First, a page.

WeHo approves Fountain protected bike lanes, debate over cyclist semantics, and running over bikes in bike-friendly Davis

Just two more days to one of the biggest, most momentous days of the year!

No, not Black Friday. It’s the official start of the 8th Annual BikinginLA holiday fund drive!

We’ll be off tomorrow, so have a great Thanksgiving, whether you spend it with loved ones or alone on your bike. And find something to be thankful for. 

Besides, you know, this site. 

Then come back on Friday to witness me beg, plead, cajole and grovel for your support.  

And stay safe out there. I want to see you back here again when the weekend is over. 

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In a surprising decision, the West Hollywood City Council voted unanimously to install a pilot protected bike lane project on Fountain Ave, overcoming fierce opposition to the proposal.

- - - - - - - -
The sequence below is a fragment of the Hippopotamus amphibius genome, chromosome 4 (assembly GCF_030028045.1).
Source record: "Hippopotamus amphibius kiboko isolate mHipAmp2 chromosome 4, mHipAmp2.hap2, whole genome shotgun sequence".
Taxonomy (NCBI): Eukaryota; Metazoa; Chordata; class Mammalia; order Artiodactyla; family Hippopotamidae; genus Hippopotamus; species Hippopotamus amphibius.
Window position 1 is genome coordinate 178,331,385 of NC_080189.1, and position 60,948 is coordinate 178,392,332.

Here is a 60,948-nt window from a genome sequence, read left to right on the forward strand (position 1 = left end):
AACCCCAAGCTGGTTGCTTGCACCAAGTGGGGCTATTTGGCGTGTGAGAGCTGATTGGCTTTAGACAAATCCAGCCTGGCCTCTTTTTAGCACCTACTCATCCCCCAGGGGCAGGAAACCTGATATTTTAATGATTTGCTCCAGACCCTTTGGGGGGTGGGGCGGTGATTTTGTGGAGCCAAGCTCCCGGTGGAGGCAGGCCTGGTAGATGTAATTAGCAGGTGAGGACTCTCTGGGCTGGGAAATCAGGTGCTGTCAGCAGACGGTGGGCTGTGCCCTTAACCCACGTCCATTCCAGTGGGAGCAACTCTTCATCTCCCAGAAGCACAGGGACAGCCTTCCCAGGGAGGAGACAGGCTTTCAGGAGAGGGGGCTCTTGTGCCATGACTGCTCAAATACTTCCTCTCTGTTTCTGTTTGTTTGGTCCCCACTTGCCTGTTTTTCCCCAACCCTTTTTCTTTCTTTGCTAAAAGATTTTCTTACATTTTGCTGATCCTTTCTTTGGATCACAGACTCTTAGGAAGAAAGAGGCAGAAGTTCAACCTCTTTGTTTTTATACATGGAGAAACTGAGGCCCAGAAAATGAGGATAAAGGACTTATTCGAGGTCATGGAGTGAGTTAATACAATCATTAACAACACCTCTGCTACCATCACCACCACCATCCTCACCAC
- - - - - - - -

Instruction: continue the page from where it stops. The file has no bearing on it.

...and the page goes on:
Mayor Lauren Meister summed up her reason for voting yes, even though city staffers haven’t explained where the cars displaced from parking on the apartment-dense street are supposed to go.

“My goal is to make Fountain just safer, period — for pedestrians, making the sidewalks wider and and making it so that cars aren’t speeding through and going over the curves and actually going into people’s yards,” Meister said.

The proposal, which became a key issue in the city’s recent election campaign, would require the removal of a traffic lane in each direction, as well as reconstructing sidewalks along the street, which are not ADA compliant.

The street currently features some of the area’s most uncomfortable sharrows, which are seldom used by anyone but the most confident bicyclists in the face of frequently speeding traffic.

The unanimous approval bodes well for the pilot program withstanding efforts to overturn it when two new, more moderate, councilmembers take their seats in the coming weeks.